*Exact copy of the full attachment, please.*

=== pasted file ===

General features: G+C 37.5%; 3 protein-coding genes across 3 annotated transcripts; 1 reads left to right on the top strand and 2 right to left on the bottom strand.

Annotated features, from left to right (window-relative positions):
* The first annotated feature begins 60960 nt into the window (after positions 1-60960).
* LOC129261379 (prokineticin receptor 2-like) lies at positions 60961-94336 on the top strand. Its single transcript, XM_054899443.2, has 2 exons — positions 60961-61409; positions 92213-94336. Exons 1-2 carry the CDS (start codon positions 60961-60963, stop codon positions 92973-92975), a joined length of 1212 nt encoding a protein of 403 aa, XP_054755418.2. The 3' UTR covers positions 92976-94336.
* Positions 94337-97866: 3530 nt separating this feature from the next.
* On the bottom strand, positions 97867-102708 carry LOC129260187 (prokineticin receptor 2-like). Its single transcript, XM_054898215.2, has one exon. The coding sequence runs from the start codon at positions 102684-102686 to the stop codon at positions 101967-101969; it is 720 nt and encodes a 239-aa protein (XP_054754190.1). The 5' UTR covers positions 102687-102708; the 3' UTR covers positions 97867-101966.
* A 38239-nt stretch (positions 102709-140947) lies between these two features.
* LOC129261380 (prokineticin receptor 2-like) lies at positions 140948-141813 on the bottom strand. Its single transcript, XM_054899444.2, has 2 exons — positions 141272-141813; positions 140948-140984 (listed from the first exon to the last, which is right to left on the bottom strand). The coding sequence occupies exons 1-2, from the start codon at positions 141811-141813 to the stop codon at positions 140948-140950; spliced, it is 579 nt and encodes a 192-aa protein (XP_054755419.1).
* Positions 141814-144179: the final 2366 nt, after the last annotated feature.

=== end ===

General features: G+C 37.5%; 3 protein-coding genes across 3 annotated transcripts; 1 reads left to right on the top strand and 2 right to left on the bottom strand.

Annotated features, from left to right (window-relative positions):
* The first annotated feature begins 60960 nt into the window (after positions 1-60960).
* LOC129261379 (prokineticin receptor 2-like) lies at positions 60961-94336 on the top strand. Its single transcript, XM_054899443.2, has 2 exons — positions 60961-61409; positions 92213-94336. Exons 1-2 carry the CDS (start codon positions 60961-60963, stop codon positions 92973-92975), a joined length of 1212 nt encoding a protein of 403 aa, XP_054755418.2. The 3' UTR covers positions 92976-94336.
* Positions 94337-97866: 3530 nt separating this feature from the next.
* On the bottom strand, positions 97867-102708 carry LOC129260187 (prokineticin receptor 2-like). Its single transcript, XM_054898215.2, has one exon. The coding sequence runs from the start codon at positions 102684-102686 to the stop codon at positions 101967-101969; it is 720 nt and encodes a 239-aa protein (XP_054754190.1). The 5' UTR covers positions 102687-102708; the 3' UTR covers positions 97867-101966.
* A 38239-nt stretch (positions 102709-140947) lies between these two features.
* LOC129261380 (prokineticin receptor 2-like) lies at positions 140948-141813 on the bottom strand. Its single transcript, XM_054899444.2, has 2 exons — positions 141272-141813; positions 140948-140984 (listed from the first exon to the last, which is right to left on the bottom strand). The coding sequence occupies exons 1-2, from the start codon at positions 141811-141813 to the stop codon at positions 140948-140950; spliced, it is 579 nt and encodes a 192-aa protein (XP_054755419.1).
* Positions 141814-144179: the final 2366 nt, after the last annotated feature.